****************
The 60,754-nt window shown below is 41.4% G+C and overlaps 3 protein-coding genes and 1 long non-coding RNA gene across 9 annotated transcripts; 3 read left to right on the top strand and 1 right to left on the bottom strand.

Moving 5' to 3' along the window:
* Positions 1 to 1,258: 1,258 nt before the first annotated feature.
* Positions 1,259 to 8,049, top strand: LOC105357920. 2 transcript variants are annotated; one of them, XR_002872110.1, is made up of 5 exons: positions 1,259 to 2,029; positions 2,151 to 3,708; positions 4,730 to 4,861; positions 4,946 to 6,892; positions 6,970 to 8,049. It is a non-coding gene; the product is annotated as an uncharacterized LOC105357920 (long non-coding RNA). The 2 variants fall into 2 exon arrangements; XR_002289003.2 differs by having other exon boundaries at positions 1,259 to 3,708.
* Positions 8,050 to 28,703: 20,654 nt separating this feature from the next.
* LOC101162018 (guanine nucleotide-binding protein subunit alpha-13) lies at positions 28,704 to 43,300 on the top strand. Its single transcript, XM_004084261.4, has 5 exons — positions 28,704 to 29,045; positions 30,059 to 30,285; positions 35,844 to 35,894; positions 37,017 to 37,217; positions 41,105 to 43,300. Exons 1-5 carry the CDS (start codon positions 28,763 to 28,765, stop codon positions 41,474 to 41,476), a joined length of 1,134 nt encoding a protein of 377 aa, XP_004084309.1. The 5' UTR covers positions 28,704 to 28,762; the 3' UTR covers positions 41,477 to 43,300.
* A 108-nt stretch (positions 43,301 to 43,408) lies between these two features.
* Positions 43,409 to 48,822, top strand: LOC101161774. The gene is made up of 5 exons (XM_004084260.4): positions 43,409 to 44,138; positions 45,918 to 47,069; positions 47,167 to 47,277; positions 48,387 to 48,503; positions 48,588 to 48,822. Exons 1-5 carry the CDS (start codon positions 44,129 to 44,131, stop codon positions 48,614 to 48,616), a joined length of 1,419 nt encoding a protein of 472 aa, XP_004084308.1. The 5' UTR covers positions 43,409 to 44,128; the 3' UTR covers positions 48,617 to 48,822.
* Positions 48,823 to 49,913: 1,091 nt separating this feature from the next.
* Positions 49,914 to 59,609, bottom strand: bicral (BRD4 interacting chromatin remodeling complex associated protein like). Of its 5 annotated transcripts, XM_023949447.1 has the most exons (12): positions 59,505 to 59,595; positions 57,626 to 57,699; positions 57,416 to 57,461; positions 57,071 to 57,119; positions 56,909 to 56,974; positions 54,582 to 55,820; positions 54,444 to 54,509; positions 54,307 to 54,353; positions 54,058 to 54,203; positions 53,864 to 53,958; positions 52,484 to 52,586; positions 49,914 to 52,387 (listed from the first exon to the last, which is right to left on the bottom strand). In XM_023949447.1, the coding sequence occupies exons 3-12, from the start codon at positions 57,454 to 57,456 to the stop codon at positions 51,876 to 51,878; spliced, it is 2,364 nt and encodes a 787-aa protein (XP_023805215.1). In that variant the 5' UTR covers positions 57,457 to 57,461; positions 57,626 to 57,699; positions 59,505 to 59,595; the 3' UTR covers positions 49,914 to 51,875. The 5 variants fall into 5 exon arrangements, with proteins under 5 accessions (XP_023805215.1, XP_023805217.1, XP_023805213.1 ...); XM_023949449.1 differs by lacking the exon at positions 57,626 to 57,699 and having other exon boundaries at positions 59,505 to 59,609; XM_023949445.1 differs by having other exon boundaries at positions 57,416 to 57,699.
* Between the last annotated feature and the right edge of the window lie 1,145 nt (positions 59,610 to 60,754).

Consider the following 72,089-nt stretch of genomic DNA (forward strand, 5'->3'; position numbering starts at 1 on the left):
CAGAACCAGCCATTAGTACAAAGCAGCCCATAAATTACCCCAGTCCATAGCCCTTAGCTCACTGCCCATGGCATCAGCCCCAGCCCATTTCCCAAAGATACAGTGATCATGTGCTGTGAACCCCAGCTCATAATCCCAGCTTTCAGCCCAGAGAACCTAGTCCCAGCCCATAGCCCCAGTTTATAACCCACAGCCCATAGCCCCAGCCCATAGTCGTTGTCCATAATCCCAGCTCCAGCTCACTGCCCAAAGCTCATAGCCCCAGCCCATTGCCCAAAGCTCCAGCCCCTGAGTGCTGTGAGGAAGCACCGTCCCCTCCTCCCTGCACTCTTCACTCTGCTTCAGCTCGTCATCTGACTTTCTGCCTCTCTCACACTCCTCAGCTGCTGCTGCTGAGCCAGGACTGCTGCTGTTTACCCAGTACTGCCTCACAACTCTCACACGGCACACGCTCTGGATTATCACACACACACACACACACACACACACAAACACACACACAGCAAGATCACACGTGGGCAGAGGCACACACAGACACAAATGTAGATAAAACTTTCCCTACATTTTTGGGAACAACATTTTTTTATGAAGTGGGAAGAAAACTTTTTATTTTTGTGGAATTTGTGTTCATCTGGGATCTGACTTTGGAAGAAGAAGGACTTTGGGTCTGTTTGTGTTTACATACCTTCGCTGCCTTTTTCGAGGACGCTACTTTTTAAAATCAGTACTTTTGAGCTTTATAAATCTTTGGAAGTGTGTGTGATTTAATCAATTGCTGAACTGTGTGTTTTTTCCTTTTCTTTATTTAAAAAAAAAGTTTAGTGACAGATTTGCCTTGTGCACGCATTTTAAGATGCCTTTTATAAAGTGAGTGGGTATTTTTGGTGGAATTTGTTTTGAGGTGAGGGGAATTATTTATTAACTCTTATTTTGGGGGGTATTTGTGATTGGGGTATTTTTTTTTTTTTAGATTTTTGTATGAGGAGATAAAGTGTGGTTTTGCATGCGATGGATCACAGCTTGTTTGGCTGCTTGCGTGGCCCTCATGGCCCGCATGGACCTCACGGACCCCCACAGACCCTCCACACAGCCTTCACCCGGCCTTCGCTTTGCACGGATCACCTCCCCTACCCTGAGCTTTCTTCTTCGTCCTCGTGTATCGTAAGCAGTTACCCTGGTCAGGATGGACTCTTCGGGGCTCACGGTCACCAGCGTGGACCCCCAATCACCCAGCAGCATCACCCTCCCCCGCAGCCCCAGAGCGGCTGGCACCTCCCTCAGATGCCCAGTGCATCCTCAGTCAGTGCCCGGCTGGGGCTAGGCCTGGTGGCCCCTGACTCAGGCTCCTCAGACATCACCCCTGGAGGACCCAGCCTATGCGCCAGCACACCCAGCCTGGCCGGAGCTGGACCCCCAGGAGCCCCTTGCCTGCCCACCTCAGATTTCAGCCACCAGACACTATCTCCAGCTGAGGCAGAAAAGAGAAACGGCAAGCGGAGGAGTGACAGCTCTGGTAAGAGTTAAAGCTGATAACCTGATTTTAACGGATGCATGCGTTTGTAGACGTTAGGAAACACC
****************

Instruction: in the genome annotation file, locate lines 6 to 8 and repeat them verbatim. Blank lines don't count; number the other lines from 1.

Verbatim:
* LOC101162018 (guanine nucleotide-binding protein subunit alpha-13) lies at positions 28,704 to 43,300 on the top strand. Its single transcript, XM_004084261.4, has 5 exons — positions 28,704 to 29,045; positions 30,059 to 30,285; positions 35,844 to 35,894; positions 37,017 to 37,217; positions 41,105 to 43,300. Exons 1-5 carry the CDS (start codon positions 28,763 to 28,765, stop codon positions 41,474 to 41,476), a joined length of 1,134 nt encoding a protein of 377 aa, XP_004084309.1. The 5' UTR covers positions 28,704 to 28,762; the 3' UTR covers positions 41,477 to 43,300.
* A 108-nt stretch (positions 43,301 to 43,408) lies between these two features.
* Positions 43,409 to 48,822, top strand: LOC101161774. The gene is made up of 5 exons (XM_004084260.4): positions 43,409 to 44,138; positions 45,918 to 47,069; positions 47,167 to 47,277; positions 48,387 to 48,503; positions 48,588 to 48,822. Exons 1-5 carry the CDS (start codon positions 44,129 to 44,131, stop codon positions 48,614 to 48,616), a joined length of 1,419 nt encoding a protein of 472 aa, XP_004084308.1. The 5' UTR covers positions 43,409 to 44,128; the 3' UTR covers positions 48,617 to 48,822.